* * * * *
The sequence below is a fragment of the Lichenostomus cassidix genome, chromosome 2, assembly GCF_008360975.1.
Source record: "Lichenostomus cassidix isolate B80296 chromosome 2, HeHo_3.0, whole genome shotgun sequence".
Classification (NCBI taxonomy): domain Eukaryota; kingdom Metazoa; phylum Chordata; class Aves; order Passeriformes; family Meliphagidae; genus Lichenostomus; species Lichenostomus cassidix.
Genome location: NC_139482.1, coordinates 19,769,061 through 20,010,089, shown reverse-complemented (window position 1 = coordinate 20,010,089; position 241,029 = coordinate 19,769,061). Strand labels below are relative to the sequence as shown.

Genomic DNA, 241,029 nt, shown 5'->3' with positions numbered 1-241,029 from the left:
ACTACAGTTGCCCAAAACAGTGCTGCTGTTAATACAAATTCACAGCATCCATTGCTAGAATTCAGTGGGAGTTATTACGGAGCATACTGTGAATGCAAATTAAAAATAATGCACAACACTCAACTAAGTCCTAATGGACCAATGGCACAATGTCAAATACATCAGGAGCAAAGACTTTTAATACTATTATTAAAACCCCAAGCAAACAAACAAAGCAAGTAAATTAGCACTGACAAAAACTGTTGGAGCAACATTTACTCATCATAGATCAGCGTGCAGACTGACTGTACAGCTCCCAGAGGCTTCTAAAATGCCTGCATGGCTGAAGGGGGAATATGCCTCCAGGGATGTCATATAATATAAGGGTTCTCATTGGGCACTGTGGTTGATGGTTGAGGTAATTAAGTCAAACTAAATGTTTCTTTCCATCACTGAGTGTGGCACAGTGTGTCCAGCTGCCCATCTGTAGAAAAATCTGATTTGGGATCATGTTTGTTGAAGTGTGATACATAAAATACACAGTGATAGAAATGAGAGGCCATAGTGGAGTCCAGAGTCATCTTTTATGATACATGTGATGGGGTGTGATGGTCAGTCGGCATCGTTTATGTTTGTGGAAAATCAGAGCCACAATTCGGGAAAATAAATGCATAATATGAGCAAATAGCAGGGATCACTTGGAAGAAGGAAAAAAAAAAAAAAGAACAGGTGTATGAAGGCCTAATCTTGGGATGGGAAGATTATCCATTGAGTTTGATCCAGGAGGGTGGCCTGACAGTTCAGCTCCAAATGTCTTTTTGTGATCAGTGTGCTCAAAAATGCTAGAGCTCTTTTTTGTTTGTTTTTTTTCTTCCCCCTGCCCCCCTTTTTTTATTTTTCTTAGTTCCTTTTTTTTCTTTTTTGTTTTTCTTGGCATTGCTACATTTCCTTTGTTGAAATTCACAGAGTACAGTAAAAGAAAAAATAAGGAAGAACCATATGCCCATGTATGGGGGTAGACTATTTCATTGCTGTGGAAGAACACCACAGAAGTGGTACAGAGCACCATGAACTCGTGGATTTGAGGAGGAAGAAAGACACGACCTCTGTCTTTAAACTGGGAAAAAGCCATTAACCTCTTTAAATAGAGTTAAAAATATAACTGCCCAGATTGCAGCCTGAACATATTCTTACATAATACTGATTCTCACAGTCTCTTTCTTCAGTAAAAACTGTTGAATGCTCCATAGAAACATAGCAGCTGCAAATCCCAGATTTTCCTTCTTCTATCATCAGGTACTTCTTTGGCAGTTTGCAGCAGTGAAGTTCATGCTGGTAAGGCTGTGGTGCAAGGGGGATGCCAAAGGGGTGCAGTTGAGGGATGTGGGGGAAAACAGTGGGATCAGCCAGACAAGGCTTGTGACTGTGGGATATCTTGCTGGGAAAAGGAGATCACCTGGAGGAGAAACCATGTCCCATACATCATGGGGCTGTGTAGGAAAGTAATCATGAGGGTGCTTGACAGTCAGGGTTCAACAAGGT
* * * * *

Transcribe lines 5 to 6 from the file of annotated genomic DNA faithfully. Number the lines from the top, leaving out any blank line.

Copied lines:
Genomic DNA, 241,029 nt, shown 5'->3' with positions numbered 1-241,029 from the left:
ACTACAGTTGCCCAAAACAGTGCTGCTGTTAATACAAATTCACAGCATCCATTGCTAGAATTCAGTGGGAGTTATTACGGAGCATACTGTGAATGCAAATTAAAAATAATGCACAACACTCAACTAAGTCCTAATGGACCAATGGCACAATGTCAAATACATCAGGAGCAAAGACTTTTAATACTATTATTAAAACCCCAAGCAAACAAACAAAGCAAGTAAATTAGCACTGACAAAAACTGTTGGAGCAACATTTACTCATCATAGATCAGCGTGCAGACTGACTGTACAGCTCCCAGAGGCTTCTAAAATGCCTGCATGGCTGAAGGGGGAATATGCCTCCAGGGATGTCATATAATATAAGGGTTCTCATTGGGCACTGTGGTTGATGGTTGAGGTAATTAAGTCAAACTAAATGTTTCTTTCCATCACTGAGTGTGGCACAGTGTGTCCAGCTGCCCATCTGTAGAAAAATCTGATTTGGGATCATGTTTGTTGAAGTGTGATACATAAAATACACAGTGATAGAAATGAGAGGCCATAGTGGAGTCCAGAGTCATCTTTTATGATACATGTGATGGGGTGTGATGGTCAGTCGGCATCGTTTATGTTTGTGGAAAATCAGAGCCACAATTCGGGAAAATAAATGCATAATATGAGCAAATAGCAGGGATCACTTGGAAGAAGGAAAAAAAAAAAAAAGAACAGGTGTATGAAGGCCTAATCTTGGGATGGGAAGATTATCCATTGAGTTTGATCCAGGAGGGTGGCCTGACAGTTCAGCTCCAAATGTCTTTTTGTGATCAGTGTGCTCAAAAATGCTAGAGCTCTTTTTTGTTTGTTTTTTTTCTTCCCCCTGCCCCCCTTTTTTTATTTTTCTTAGTTCCTTTTTTTTCTTTTTTGTTTTTCTTGGCATTGCTACATTTCCTTTGTTGAAATTCACAGAGTACAGTAAAAGAAAAAATAAGGAAGAACCATATGCCCATGTATGGGGGTAGACTATTTCATTGCTGTGGAAGAACACCACAGAAGTGGTACAGAGCACCATGAACTCGTGGATTTGAGGAGGAAGAAAGACACGACCTCTGTCTTTAAACTGGGAAAAAGCCATTAACCTCTTTAAATAGAGTTAAAAATATAACTGCCCAGATTGCAGCCTGAACATATTCTTACATAATACTGATTCTCACAGTCTCTTTCTTCAGTAAAAACTGTTGAATGCTCCATAGAAACATAGCAGCTGCAAATCCCAGATTTTCCTTCTTCTATCATCAGGTACTTCTTTGGCAGTTTGCAGCAGTGAAGTTCATGCTGGTAAGGCTGTGGTGCAAGGGGGATGCCAAAGGGGTGCAGTTGAGGGATGTGGGGGAAAACAGTGGGATCAGCCAGACAAGGCTTGTGACTGTGGGATATCTTGCTGGGAAAAGGAGATCACCTGGAGGAGAAACCATGTCCCATACATCATGGGGCTGTGTAGGAAAGTAATCATGAGGGTGCTTGACAGTCAGGGTTCAACAAGGT